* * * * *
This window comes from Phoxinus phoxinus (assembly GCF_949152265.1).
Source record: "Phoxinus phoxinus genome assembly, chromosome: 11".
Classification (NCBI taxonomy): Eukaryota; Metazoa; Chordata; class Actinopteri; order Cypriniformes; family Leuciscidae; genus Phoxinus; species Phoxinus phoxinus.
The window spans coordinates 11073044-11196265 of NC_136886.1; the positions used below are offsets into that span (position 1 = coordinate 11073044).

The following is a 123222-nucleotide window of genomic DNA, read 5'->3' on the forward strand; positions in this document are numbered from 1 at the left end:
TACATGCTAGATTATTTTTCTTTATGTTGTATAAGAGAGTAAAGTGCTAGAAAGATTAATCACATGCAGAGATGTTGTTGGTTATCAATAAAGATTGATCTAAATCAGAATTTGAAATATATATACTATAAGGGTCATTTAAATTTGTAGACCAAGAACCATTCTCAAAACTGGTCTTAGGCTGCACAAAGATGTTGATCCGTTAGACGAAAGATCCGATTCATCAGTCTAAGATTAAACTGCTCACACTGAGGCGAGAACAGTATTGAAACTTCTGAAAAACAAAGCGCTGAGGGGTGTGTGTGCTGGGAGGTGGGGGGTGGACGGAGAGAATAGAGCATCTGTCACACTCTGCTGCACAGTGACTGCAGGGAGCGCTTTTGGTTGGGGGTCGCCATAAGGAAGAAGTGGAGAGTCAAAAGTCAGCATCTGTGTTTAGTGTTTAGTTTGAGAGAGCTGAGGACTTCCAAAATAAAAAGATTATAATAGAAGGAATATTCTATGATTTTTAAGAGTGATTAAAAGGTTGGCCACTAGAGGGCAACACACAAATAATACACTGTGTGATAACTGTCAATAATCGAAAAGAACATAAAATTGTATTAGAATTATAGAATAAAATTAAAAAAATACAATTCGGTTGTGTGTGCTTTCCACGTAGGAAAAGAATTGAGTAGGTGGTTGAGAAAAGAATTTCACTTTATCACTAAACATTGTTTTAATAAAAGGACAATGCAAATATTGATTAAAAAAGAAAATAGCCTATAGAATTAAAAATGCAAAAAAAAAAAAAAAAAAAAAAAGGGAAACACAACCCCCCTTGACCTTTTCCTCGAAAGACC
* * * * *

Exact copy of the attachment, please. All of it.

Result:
This window comes from Phoxinus phoxinus (assembly GCF_949152265.1).
Source record: "Phoxinus phoxinus genome assembly, chromosome: 11".
Classification (NCBI taxonomy): Eukaryota; Metazoa; Chordata; class Actinopteri; order Cypriniformes; family Leuciscidae; genus Phoxinus; species Phoxinus phoxinus.
The window spans coordinates 11073044-11196265 of NC_136886.1; the positions used below are offsets into that span (position 1 = coordinate 11073044).

The following is a 123222-nucleotide window of genomic DNA, read 5'->3' on the forward strand; positions in this document are numbered from 1 at the left end:
TACATGCTAGATTATTTTTCTTTATGTTGTATAAGAGAGTAAAGTGCTAGAAAGATTAATCACATGCAGAGATGTTGTTGGTTATCAATAAAGATTGATCTAAATCAGAATTTGAAATATATATACTATAAGGGTCATTTAAATTTGTAGACCAAGAACCATTCTCAAAACTGGTCTTAGGCTGCACAAAGATGTTGATCCGTTAGACGAAAGATCCGATTCATCAGTCTAAGATTAAACTGCTCACACTGAGGCGAGAACAGTATTGAAACTTCTGAAAAACAAAGCGCTGAGGGGTGTGTGTGCTGGGAGGTGGGGGGTGGACGGAGAGAATAGAGCATCTGTCACACTCTGCTGCACAGTGACTGCAGGGAGCGCTTTTGGTTGGGGGTCGCCATAAGGAAGAAGTGGAGAGTCAAAAGTCAGCATCTGTGTTTAGTGTTTAGTTTGAGAGAGCTGAGGACTTCCAAAATAAAAAGATTATAATAGAAGGAATATTCTATGATTTTTAAGAGTGATTAAAAGGTTGGCCACTAGAGGGCAACACACAAATAATACACTGTGTGATAACTGTCAATAATCGAAAAGAACATAAAATTGTATTAGAATTATAGAATAAAATTAAAAAAATACAATTCGGTTGTGTGTGCTTTCCACGTAGGAAAAGAATTGAGTAGGTGGTTGAGAAAAGAATTTCACTTTATCACTAAACATTGTTTTAATAAAAGGACAATGCAAATATTGATTAAAAAAGAAAATAGCCTATAGAATTAAAAATGCAAAAAAAAAAAAAAAAAAAAAAAGGGAAACACAACCCCCCTTGACCTTTTCCTCGAAAGACC